Kathi Appelt is one of my favorite writers, especially for The Underneath and Keeper. I received an ARC of her new book, The True Blue Scouts of Sugar Man Swamp, due to be released this July, and read it in one sitting. I will be picking the book up again when it’s published, especially to see the black and white interior illustrations that will be added in the final version (Appelt’s writing stands out so well on its own, but her collaborations previously with David Small and August Hall lend another dimension to her writing).
One of Appelt’s strengths is her ability to draw several different stories, characters, and timelines together within the same book, slowly crisscrossing them together. In The True Blue Scouts of Sugar Man Swamp, she does this as an omniscient narrator that speaks as “we.” The over a hundred chapters (varying in length from one page to several) occasionally return to the narrator, as Appelt writes, “Friends, we are sorry to say, there was not” or “But that, sports fans, was just enough time for our heroes to go into full-bore retreat.” The perspective allows Appelt to keep both her story and her readers in tact and interacting constantly with one another.
Two raccoon brothers, Bingo and J’miah, are two of the Official Sugar Man Swamp Scouts, a responsibility that extends back to their great-great-greater-greatest-grandparents. When lightning strikes near their home in a 1949 DeSoto, the battery temporarily comes to life to give the brothers a weather report. It is, in part, their job to listen for the voice and to know when to wake the Sugar Man, the mythological man who guards over the forest (he’s related, Appelt says, to Sasquatch, Yeti, and Barmanou). Meanwhile, Chap Brayburn and his mother live on the Beaten Track Road where they sell sugar pies out of a café attached to their house. The sugar pies are made out of the fresh cane that grows below their house. They are struggling to come up with a “boatload of money” to save their café and the swamp that Sonny Boy Beaucoup plans to turn into a gator-wrestling amusement park. There is also a herd of wild hogs heading towards the sugar cane that grows by the Brayburn’s house with destruction on their mind.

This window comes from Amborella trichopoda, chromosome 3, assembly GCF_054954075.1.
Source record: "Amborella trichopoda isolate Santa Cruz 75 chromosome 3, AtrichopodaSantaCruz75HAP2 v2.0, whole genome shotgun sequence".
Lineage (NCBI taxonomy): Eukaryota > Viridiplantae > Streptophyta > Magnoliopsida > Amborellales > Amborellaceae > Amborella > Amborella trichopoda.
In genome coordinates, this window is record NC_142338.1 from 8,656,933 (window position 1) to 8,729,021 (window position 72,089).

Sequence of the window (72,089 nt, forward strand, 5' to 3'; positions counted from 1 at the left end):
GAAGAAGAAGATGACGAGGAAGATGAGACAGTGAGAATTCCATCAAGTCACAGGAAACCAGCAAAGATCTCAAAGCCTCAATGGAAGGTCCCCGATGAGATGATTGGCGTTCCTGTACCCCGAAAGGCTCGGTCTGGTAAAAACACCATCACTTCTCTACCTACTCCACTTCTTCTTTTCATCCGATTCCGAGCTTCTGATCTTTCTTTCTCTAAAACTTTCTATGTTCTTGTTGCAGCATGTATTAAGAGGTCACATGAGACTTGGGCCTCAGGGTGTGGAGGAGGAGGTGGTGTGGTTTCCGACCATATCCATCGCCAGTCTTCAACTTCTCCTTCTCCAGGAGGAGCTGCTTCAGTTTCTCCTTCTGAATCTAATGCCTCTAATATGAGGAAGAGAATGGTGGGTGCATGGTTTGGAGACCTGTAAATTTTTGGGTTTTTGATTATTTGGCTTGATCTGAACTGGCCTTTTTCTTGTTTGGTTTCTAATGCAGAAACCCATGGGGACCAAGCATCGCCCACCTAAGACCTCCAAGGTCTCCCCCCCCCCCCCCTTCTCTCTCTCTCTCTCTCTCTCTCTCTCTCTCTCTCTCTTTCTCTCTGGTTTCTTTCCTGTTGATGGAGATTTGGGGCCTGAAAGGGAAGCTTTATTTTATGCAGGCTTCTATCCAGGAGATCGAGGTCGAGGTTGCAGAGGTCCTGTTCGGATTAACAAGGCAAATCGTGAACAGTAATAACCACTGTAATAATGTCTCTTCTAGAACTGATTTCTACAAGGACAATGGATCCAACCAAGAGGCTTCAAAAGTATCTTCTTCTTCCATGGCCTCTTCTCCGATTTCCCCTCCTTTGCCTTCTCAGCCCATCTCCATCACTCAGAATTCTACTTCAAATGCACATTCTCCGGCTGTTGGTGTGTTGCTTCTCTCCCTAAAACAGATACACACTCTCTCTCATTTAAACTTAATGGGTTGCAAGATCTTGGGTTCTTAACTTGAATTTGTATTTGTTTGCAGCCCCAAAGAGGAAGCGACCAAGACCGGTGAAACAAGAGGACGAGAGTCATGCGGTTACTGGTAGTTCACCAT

Appelt tells these stories and others, flashing back to visit with Chap’s grandfather in 1949 and detailing the events that happen to him then. It is such an enjoyable read, and I continue to get so excited for Appelt’s new books to come out!